Yesterday, General Motors denied the request of two US Senators asking the automaker to extend the deadline yet again for claimants to file for monetary compensation relating to the defective GM ignition switch.
Automotive News reports that Sen. Richard Blumenthal (D-Conn.) and Sen. Ed Markey (D-Mass.) wrote GM CEO Mary Barra, citing a pending Department of Justice Criminal Investigation and ongoing federal court inquisitions into the automaker’s liability in the wake of the bankruptcy as factors which may cause claimants to delay. In light of these two things, the Senators are urging GM to give victims another extension to decide whether to file.
“Put simply, right now, injured parties do not know enough about their legal rights or facts to make an informed decision,” they wrote. “Indeed, they cannot have sufficient information until the DOJ concludes its criminal investigation and the bankruptcy court decides whether to lift the liability shield that G.M. now unjustifiably hides behind.”
While General Motors was only legally obligated to hold the door open for relief fund claimants for 90 days, the automaker has had at least some sort of legal shielding from fallout due to the terms of their bankruptcy and government bailout. But Senators Blumenthal and Markey feel that this “legal shield” was unjustly granted, seeing as the automaker knew “for at least a decade about the ignition switch defect,” yet failed to disclose it. They call the January 31st claim deadline “arbitrary.”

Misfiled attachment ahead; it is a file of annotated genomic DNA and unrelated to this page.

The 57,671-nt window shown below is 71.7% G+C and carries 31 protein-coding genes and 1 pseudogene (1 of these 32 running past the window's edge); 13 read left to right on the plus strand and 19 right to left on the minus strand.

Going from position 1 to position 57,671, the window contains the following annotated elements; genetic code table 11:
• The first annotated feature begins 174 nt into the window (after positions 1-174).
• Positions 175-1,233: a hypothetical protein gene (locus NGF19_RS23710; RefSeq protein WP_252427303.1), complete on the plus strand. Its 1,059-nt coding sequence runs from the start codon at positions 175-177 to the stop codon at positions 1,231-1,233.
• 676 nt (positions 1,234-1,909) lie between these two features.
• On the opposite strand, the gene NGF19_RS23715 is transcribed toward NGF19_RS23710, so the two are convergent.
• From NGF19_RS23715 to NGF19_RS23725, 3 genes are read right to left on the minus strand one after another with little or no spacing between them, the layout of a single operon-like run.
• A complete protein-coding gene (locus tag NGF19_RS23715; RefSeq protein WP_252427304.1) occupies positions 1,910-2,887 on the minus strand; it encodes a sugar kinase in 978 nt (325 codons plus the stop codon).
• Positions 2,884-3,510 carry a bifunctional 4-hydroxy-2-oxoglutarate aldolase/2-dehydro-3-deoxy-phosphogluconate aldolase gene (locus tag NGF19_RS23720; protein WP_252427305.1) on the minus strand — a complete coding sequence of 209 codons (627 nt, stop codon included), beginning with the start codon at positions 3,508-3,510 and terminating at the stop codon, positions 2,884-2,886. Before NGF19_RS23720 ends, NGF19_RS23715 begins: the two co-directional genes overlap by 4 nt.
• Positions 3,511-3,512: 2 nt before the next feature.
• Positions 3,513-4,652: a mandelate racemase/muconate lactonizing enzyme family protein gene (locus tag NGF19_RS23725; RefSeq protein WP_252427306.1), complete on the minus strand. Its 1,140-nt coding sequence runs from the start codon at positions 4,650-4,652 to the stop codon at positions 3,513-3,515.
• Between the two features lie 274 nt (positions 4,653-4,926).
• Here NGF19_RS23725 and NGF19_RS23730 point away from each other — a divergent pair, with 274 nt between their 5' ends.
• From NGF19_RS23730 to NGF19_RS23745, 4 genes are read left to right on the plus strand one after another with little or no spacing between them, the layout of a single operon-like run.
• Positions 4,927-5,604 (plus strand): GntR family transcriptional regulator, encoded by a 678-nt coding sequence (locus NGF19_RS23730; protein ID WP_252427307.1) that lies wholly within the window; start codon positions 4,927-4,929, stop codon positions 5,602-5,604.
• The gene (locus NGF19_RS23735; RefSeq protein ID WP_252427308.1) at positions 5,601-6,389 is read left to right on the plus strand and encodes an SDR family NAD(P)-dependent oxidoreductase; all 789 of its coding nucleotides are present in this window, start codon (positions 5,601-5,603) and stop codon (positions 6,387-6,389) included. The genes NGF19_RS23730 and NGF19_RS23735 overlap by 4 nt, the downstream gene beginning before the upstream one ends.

If a claimant does seek relief through GM’s compensation fund, the party forfeits their right to later legal action against the automaker. So far, the number of accepted fatality claims stands at 50, with 7 “catastrophic” injuries, and 68 minor injuries.